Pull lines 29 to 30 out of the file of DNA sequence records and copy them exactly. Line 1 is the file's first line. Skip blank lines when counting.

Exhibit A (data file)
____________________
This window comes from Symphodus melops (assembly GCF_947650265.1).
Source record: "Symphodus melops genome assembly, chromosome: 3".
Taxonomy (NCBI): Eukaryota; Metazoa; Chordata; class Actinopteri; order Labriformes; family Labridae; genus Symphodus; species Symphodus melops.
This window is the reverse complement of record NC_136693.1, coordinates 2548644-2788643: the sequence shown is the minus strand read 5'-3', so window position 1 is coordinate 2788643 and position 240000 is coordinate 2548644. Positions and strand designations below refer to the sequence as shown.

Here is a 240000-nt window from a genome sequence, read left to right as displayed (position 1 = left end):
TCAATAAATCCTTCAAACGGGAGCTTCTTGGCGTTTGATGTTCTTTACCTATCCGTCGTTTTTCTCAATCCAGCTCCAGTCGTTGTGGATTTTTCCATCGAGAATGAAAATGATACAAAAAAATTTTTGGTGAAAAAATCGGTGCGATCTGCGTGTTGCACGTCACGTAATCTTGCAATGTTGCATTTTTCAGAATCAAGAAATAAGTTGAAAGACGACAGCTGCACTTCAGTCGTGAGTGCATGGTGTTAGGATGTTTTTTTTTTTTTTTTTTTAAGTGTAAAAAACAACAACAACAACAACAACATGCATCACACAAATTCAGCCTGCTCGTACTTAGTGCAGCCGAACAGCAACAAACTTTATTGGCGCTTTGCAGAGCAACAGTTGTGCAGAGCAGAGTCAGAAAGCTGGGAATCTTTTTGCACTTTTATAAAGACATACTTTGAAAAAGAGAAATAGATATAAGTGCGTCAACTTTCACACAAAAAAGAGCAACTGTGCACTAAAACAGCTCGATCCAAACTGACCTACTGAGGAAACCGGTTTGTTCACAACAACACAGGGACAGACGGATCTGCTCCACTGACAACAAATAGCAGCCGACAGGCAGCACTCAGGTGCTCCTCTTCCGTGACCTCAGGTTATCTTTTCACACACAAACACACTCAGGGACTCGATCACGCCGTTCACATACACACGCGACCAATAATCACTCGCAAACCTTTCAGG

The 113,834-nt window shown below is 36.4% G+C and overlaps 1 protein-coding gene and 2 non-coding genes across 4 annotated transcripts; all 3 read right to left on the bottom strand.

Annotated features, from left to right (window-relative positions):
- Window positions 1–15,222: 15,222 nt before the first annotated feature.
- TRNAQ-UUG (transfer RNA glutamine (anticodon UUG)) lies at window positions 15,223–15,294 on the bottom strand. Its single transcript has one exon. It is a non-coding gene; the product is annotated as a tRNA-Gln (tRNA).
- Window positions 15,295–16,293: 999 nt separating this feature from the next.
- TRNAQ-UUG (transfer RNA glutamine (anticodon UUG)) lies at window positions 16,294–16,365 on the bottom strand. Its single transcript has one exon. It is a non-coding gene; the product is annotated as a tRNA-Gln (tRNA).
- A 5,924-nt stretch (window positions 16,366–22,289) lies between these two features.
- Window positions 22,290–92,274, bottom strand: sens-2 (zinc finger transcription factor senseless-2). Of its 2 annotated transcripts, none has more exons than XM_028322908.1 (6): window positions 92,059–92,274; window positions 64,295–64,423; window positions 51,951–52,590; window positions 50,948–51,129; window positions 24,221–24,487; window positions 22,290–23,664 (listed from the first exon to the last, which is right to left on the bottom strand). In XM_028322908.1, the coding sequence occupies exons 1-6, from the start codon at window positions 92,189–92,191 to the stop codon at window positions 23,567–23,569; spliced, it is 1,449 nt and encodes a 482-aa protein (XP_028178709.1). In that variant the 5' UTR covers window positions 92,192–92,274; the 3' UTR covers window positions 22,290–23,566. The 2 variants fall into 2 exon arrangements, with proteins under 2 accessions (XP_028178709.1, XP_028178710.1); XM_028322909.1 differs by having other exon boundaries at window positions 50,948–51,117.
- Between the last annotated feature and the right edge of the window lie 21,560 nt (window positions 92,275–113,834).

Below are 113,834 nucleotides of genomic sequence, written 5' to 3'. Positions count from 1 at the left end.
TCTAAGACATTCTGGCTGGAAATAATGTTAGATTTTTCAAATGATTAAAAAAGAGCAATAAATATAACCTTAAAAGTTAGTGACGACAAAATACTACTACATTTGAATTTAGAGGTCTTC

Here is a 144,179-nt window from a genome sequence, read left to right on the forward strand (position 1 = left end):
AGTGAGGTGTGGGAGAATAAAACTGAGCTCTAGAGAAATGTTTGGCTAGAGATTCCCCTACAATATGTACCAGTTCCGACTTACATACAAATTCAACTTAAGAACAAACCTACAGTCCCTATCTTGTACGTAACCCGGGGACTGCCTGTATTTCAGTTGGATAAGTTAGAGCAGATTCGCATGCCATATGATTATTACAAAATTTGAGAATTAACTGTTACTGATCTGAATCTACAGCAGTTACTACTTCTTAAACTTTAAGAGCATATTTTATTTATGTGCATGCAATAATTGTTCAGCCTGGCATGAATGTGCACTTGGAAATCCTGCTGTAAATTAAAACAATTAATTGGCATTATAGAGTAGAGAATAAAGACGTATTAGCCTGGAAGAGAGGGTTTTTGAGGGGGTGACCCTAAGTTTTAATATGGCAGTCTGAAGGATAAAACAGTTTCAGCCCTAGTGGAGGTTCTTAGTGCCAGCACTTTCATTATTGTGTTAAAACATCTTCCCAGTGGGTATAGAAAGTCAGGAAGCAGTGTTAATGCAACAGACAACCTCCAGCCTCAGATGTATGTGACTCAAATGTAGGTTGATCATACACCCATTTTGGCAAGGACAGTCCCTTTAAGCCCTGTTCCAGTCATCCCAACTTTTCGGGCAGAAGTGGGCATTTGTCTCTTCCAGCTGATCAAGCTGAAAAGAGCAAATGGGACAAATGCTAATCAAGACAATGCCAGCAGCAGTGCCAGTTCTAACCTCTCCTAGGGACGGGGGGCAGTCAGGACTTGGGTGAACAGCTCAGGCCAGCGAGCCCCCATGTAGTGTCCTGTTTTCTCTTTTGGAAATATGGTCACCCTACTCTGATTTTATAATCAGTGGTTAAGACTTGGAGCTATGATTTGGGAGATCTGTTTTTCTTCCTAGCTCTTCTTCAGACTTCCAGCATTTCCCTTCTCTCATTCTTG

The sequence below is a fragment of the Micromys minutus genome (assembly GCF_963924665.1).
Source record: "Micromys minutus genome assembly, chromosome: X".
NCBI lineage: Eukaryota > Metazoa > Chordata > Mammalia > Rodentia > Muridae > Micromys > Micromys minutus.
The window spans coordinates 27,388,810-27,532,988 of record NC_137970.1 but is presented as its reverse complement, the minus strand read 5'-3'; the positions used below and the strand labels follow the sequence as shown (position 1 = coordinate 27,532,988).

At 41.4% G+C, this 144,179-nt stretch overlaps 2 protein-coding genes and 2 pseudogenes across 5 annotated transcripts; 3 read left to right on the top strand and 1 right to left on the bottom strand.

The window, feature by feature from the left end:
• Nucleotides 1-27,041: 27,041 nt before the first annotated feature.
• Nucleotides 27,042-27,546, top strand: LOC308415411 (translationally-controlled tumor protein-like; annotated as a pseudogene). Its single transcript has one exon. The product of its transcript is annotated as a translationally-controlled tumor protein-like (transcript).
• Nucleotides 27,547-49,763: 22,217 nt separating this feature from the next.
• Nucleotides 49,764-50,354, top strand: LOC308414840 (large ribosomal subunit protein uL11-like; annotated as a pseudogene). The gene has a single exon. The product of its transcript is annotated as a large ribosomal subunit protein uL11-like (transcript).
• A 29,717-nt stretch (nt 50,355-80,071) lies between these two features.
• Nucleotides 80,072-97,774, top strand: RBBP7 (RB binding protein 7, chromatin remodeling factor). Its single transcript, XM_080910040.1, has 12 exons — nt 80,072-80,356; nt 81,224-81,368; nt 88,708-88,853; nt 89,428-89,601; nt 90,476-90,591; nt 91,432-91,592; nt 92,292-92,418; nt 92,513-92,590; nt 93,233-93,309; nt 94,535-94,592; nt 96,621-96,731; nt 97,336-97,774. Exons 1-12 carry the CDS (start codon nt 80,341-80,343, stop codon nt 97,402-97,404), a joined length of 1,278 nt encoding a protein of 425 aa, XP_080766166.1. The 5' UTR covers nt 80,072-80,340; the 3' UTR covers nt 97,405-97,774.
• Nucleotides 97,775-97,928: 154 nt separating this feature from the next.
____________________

• Nucleotides 49,764-50,354, top strand: LOC308414840 (large ribosomal subunit protein uL11-like; annotated as a pseudogene). The gene has a single exon. The product of its transcript is annotated as a large ribosomal subunit protein uL11-like (transcript).
• A 29,717-nt stretch (nt 50,355-80,071) lies between these two features.